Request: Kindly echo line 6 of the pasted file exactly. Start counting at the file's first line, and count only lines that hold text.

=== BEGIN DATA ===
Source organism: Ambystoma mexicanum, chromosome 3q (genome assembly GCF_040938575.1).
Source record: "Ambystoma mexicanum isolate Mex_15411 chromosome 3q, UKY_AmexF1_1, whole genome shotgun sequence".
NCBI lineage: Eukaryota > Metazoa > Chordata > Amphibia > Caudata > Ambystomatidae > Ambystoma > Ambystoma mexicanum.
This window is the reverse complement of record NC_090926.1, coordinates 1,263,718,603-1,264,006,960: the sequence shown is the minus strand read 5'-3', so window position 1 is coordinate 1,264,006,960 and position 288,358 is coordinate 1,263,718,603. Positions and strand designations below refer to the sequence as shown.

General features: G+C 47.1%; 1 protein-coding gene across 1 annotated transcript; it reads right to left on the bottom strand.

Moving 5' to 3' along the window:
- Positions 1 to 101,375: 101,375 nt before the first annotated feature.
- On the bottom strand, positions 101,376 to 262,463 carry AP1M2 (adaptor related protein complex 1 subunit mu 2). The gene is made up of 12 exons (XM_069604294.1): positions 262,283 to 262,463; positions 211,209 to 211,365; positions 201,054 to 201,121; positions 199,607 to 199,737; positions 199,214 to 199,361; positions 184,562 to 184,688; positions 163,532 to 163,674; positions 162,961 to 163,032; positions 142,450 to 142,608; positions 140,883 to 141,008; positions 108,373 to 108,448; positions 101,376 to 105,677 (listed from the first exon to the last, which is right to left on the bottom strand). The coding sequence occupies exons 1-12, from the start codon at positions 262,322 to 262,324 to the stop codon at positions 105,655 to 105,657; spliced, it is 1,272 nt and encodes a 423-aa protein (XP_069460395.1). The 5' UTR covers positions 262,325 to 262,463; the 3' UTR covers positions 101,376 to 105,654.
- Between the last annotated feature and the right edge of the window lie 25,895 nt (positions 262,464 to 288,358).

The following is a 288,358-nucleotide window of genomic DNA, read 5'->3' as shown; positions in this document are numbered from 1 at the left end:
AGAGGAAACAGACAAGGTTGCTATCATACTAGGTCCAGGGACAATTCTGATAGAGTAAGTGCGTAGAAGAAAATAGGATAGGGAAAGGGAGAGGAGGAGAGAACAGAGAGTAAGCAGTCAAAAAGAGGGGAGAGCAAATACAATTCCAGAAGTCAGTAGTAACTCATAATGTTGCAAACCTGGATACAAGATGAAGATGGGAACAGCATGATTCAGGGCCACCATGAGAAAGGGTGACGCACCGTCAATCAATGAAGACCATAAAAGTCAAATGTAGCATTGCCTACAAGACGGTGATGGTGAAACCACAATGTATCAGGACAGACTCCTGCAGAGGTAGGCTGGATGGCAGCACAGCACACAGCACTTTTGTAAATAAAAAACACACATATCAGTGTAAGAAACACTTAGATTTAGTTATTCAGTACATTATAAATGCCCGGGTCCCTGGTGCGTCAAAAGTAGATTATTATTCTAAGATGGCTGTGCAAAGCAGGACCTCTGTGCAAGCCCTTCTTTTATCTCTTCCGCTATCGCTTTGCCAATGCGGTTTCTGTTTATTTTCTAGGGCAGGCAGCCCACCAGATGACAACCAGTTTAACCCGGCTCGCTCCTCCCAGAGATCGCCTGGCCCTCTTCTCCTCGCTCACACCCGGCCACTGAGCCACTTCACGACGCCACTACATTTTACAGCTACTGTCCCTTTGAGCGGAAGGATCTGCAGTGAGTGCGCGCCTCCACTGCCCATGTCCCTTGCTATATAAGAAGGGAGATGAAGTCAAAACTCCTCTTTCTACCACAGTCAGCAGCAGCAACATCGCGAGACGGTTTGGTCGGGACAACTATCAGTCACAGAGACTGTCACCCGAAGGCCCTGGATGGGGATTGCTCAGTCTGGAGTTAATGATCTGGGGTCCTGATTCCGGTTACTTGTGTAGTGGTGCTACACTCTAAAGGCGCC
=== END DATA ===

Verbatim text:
Moving 5' to 3' along the window: